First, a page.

62: systems with read-only mirrors over http:// and git://
   63: 
   64: Also see a great description of how DragonflyBSD is setup:<br>
   65: [dfbsd server setup](http://lists.dragonflybsd.org/pipermail/users/2015-January/207421.html)<br>
   66: [dfbsd workflows](http://lists.dragonflybsd.org/pipermail/users/2015-January/207422.html)<br>
   67: [dfbsd config](http://lists.dragonflybsd.org/pipermail/users/2015-January/207424.html)<br>
   68: 
   69: [In 2019, FreeBSD core team has appointed a WG to explore transition from Subversion to Git.](https://www.freebsd.org/news/status/report-2019-04-2019-06.html#FreeBSD-Core-Team)
   70: 
   71: ### how to install
   72: 
   73: git should fit into NetBSD src/tools easily.  I have not personally tested
   74: cross compilation.
   75: 
   76: ### workflows
   77: 
   78: See DragonflyBSD examples given above
   79: 
   80: There are many many workflows supported in git.  For the most part I think
   81: NetBSD developers would follow the "feature branch" workflow from the main repo
   82: (or private/semi-private clones before merge).
   83: 
   84: Public collaboration is a big feature of git since it can format patches into
   85: at least two different email formats and they can be submitted to a bug report
   86: or to a mailing list, which should allow clean apply.
   87: 
   88: A non-developer could also post a pull request to github or host his git repo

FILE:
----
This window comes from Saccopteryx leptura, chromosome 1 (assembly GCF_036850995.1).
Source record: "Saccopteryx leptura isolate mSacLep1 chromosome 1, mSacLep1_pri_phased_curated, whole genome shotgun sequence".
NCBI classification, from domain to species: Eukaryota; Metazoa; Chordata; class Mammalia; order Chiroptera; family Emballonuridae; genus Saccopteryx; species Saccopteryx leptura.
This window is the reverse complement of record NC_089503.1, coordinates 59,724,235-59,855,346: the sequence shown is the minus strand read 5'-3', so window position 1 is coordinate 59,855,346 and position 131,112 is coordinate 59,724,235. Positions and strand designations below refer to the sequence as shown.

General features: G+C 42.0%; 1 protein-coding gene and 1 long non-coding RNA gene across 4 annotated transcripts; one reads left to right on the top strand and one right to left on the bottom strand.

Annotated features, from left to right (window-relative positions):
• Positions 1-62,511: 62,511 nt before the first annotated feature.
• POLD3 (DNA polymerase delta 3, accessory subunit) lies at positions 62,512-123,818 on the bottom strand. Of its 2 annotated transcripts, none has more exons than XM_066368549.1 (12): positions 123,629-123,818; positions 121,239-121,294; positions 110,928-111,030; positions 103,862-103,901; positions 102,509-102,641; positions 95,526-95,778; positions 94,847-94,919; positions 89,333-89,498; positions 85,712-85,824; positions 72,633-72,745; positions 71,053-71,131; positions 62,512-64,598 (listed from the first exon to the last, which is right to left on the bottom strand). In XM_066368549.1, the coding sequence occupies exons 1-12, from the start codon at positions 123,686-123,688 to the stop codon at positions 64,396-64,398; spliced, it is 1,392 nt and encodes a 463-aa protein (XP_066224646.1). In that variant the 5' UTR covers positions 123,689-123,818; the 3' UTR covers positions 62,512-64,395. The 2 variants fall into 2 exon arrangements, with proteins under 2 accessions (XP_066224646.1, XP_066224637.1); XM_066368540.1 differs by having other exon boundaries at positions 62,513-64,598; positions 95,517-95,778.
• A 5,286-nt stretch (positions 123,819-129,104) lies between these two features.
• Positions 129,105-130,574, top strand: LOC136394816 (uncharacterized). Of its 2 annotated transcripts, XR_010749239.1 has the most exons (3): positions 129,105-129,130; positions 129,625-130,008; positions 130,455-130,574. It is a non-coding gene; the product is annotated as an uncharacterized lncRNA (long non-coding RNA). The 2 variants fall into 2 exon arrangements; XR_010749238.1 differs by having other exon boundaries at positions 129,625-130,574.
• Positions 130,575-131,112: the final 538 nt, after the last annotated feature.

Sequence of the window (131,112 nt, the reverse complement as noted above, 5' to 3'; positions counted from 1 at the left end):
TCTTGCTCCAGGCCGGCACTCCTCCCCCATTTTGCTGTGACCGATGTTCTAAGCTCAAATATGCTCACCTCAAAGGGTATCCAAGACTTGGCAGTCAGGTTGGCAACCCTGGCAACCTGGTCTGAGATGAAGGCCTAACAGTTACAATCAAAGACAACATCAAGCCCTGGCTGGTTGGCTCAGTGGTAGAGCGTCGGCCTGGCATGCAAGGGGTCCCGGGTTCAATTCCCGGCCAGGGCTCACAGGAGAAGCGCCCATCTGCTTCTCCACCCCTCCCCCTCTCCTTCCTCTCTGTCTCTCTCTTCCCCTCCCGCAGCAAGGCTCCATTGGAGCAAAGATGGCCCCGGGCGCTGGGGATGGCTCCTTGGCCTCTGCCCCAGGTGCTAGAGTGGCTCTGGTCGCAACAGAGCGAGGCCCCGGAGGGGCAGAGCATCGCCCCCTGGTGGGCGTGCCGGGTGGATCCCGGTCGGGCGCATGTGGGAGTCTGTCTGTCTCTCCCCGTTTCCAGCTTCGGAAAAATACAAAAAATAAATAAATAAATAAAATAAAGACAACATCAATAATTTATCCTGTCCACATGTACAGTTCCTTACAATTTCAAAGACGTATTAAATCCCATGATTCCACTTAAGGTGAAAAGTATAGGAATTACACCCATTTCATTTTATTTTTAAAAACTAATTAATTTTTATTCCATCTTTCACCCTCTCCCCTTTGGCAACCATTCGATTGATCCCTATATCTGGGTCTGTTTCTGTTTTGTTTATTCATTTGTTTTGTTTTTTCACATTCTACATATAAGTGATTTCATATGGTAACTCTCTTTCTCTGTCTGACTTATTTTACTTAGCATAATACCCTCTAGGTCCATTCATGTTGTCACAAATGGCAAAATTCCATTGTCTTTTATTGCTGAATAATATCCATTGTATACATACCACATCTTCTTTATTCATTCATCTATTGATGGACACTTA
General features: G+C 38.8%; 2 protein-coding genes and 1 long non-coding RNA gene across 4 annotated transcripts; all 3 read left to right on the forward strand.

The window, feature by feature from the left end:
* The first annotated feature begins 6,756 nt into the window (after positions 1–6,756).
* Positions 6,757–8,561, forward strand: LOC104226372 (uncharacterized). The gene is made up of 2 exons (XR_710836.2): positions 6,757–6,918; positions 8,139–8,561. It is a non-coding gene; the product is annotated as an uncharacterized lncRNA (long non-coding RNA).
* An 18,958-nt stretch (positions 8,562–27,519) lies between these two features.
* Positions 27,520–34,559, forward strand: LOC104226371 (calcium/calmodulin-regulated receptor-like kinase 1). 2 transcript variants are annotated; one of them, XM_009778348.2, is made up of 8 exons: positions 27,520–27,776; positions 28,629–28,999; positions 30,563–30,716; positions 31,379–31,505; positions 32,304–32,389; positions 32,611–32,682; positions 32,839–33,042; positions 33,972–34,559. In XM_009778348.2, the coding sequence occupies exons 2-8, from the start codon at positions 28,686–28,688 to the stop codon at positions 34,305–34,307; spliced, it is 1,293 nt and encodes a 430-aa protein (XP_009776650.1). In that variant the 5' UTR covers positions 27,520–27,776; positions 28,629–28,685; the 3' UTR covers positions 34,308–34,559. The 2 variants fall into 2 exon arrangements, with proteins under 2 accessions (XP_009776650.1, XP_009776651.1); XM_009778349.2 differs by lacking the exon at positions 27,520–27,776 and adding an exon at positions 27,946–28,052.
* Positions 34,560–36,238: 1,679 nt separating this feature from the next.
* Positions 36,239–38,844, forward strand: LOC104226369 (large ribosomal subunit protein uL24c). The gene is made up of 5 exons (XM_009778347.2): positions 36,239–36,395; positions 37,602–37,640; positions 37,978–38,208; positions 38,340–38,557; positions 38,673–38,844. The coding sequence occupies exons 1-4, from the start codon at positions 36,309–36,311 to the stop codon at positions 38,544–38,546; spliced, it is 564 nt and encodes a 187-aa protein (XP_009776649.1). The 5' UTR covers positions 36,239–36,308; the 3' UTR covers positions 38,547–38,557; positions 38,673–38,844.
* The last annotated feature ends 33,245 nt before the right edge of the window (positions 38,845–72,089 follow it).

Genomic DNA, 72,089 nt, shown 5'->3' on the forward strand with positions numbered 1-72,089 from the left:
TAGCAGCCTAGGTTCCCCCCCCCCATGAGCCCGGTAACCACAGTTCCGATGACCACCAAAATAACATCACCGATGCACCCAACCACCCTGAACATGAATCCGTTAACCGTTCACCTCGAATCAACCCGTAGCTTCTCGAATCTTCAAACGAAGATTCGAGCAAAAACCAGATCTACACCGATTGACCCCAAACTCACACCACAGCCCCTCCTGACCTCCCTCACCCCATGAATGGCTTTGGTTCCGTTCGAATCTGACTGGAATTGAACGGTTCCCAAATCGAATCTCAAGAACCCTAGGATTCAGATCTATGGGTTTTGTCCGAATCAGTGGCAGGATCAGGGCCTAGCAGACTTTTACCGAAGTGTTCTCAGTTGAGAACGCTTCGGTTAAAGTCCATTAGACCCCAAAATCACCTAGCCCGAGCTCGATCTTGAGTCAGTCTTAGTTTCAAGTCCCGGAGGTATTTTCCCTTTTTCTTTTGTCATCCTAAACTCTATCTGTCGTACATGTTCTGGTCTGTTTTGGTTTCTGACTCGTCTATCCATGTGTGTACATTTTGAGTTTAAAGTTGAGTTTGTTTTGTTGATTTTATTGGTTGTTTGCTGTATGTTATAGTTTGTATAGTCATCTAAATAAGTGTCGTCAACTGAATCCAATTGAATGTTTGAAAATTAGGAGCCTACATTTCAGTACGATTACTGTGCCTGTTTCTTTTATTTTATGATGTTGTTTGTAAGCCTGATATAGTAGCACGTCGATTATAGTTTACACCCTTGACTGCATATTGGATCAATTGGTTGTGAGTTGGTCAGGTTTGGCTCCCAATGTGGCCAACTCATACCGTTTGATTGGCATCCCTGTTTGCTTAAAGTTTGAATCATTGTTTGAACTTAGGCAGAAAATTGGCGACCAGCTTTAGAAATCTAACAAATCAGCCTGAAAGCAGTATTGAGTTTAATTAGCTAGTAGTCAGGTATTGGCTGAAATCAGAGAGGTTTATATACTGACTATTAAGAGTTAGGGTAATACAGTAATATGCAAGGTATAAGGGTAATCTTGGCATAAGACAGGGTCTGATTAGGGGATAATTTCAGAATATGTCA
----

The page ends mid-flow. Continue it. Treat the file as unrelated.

89: for a friendly developer to add as an origin and pull his branch.
   90: 
   91: (git origin add future-developer http://example.com/~greatguy/src.git)
   92: 
   93: 
   94: ### log message formats
   95: 
   96: Try to references named branches/tags instead of sha-1's
   97: Also using the dates for commits instead of commit id's
   98: 
   99: ### how to convert
  100: 
  101: https://github.com/netbsd/
  102: 
  103: ### No lock-in
  104: 
  105: I am unable to anticipate the next generation of SCM.
  106: Don't do anything weird like change history and we should be fine.
  107: 
  108: Maybe when we have 30 years of project history it will be time to consider
  109: restructuring the project.  :)
  110: 
  111: git is the most widely used VCS ever so it has the best chance of conversion tools existing.
  112: No future tool will be able to exist without a git-conversion script.
  113: 
  114: ---
  115: 
  116: I think this is less a function of the tool and more a function of the project not
  117: allowing non-"standard" actions.
  118: 
  119: ### Who, When, and How Long?
  120: 
  121: * ESR/IIJ/Joerg - convert
  122: * sometime, eventually, maybe
  123: * assumptions/proposal:
  124: 
  125: Assuming conversion starting from date(x) to freeze(y) is relatively easy, the
  126: refinements of Joerg/ESR conversion can continue to run in read-only mode as they
  127: do today.  This means the "switch" is a few hours only for:
  128: 
  129: 1. cvs goes read only
  130: 2. history from last git conversion pull until now is appended
  131: 3. cvs is turned off
  132: 4. git is made available over ssh
  133: